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Preparing for your home loan application


Home loan applications and expenses: Preparation 101

Whether you’re a first home buyer or you’re looking to refinance, you’ll most likely have to fill out a loan application. While the thought of doing so can seem a little daunting, with the right info, it doesn’t have to be and you could be collecting your new house keys or saving big with a better interest rate in no time.

Our home loan application can take just 4 minutes to fill out if you’re prepared – that’s less time than it takes to drink your morning coffee. From there, we’ll phone you for a  chat to make sure we’re right for each other. It’s your chance to ask any burning questions, and our chance to make sure you fit our basic requirements for a home loan*. If we’re a match, we’ll set up a time for the full home loan call – and an important part of this will focus on your expenses.

* Some of our requirements include: being at least 18 years-old and an Australian permanent resident and borrowing a maximum LVR of 85%.

Knowing your expenses is as important for you as it is for us. It helps show you have the ability to pay off the loan you’re planning to borrow and gives you comfort the loan amount is right for you. Generally we’ll ask for your monthly expenses, however, you can provide us your expenses on a weekly, fortnightly or yearly basis and your friendly UBank Advisor can help do the sums for you.

How to get ‘phone call ready’ for your home loan call:

  1. Housing and property expenses is number one on the list. For first home buyers this means keeping note of your rental payments, gas and electricity. For those looking to refinance, you’ll need to account for rates, strata, water, gas and electricity.

  2. Whether you prefer to drive, ride a bike or catch the train, remember to make note of travel expenses like fuel, parking fees, tolls, bike rentals and travel cards. Any Uber, Ola or Lyft fans out there? Better pop those on the list too.

  3. There’s no denying communication and media plays a huge role in our everyday lives. All mobile devices, internet, TV and your monthly streaming subscriptions – looking at you Netflix, Stan, Spotify – need to be included.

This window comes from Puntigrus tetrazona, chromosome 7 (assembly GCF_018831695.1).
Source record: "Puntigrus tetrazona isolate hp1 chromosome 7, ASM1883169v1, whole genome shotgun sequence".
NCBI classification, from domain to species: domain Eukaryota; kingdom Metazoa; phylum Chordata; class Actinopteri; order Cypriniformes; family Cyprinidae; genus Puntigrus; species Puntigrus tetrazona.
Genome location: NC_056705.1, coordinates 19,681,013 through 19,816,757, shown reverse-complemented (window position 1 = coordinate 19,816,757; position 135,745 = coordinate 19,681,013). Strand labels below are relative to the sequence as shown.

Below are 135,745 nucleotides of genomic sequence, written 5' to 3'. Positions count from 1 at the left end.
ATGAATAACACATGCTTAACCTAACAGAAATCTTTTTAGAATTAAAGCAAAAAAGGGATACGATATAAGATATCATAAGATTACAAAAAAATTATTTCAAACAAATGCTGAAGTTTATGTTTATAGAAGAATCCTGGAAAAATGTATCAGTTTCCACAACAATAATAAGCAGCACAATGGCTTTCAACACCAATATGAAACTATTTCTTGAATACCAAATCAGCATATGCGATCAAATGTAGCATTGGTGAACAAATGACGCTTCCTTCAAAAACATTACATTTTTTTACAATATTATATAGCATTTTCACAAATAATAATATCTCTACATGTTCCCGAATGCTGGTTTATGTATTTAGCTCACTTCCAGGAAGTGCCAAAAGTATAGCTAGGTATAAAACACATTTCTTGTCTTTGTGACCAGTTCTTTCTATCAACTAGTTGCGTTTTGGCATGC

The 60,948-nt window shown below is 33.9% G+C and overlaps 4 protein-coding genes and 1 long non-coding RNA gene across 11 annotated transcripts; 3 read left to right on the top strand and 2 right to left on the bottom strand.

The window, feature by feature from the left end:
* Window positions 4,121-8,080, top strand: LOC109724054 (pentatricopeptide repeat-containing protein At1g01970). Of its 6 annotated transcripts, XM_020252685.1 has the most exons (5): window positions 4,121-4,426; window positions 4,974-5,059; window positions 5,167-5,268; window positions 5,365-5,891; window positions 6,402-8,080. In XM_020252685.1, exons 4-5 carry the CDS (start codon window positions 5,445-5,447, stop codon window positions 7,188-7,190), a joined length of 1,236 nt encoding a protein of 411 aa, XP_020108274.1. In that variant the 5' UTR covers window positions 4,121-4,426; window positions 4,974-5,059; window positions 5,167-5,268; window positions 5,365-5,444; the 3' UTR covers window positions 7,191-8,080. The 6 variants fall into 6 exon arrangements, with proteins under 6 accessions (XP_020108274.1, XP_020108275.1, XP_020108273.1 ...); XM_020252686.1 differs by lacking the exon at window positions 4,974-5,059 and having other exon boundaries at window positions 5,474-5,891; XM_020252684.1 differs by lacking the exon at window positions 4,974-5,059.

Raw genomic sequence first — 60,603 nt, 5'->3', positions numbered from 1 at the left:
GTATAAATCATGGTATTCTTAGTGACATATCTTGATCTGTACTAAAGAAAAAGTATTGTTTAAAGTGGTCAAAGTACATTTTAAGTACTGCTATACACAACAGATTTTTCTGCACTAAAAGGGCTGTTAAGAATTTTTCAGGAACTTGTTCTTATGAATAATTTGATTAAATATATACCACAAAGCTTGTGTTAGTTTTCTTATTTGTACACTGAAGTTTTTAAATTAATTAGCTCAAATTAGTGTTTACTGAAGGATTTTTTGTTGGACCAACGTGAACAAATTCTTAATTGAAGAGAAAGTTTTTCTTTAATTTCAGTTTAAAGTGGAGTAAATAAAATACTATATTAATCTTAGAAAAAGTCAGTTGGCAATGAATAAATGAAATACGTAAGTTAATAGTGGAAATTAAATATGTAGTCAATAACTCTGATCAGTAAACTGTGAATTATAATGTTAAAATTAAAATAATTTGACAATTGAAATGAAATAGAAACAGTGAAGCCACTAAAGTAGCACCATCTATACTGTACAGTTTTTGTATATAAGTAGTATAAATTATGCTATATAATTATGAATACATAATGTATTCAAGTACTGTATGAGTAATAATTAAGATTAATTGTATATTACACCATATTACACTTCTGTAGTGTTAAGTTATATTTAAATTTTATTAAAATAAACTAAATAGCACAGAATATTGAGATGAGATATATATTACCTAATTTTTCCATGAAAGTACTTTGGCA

4. Next up: food and groceries. Whether you’re a fan of the weekly shop or prefer going out with family and friends (and no judgement if you prefer Uber Eats to home cooking), it’s a good idea to note down what you average on a weekly basis.

  5. And those nice-to-haves, filed under ‘recreation and entertainment’? That’s anything from, money you spend on regular travel, magazines, books, gifts or a trip to the movies.

  6. Clothing and personal care is all about those regular appointments like haircuts and massages, alongside the clothes and products you’re likely to stock up on each year.

  7. Medical and health? It’s important. And when it comes to insurance, gym and doctor/dentist appointments, it can add up. Don’t forget to include regular chemist purchases like Panadol, prescriptions, and your cold and flu arsenal in winter.

  8. If you’re supporting a family, you’ll need to factor in education expenses like school fees, books, uniforms as well as child care.

  9. Finally, it’s those safety net items: home and contents, life insurance – even extra super contributions count.

It may feel like a lot to stay on top of, but it’s essential to be in control of your spending when you’re saving for your dream home. Spreadsheets are a great way to stay on top of budgets, but it’s quite a manual process. For customers with a USave or a USpend transaction account, a super handy way to keep on track is with our real-time budgeting tool, Free2Spend. When it comes to the full-suitability call, you’ll have all the info you need right in the palm of your hand. Too easy!

At UBank, we’re here to support you in your home loan journey, from start to finish. In fact, our super simple UHomeLoan Tracker will be with you through every step of the application process. Just one of the many ways we’re taking the pain out of the home loan process.

The information contained in this article is of a general nature only. It doesn’t take account of any person’s objectives, financial situation or needs. Before acting on this information, you should consider whether it is appropriate for your circumstances and seek independent legal, financial, and taxation advice.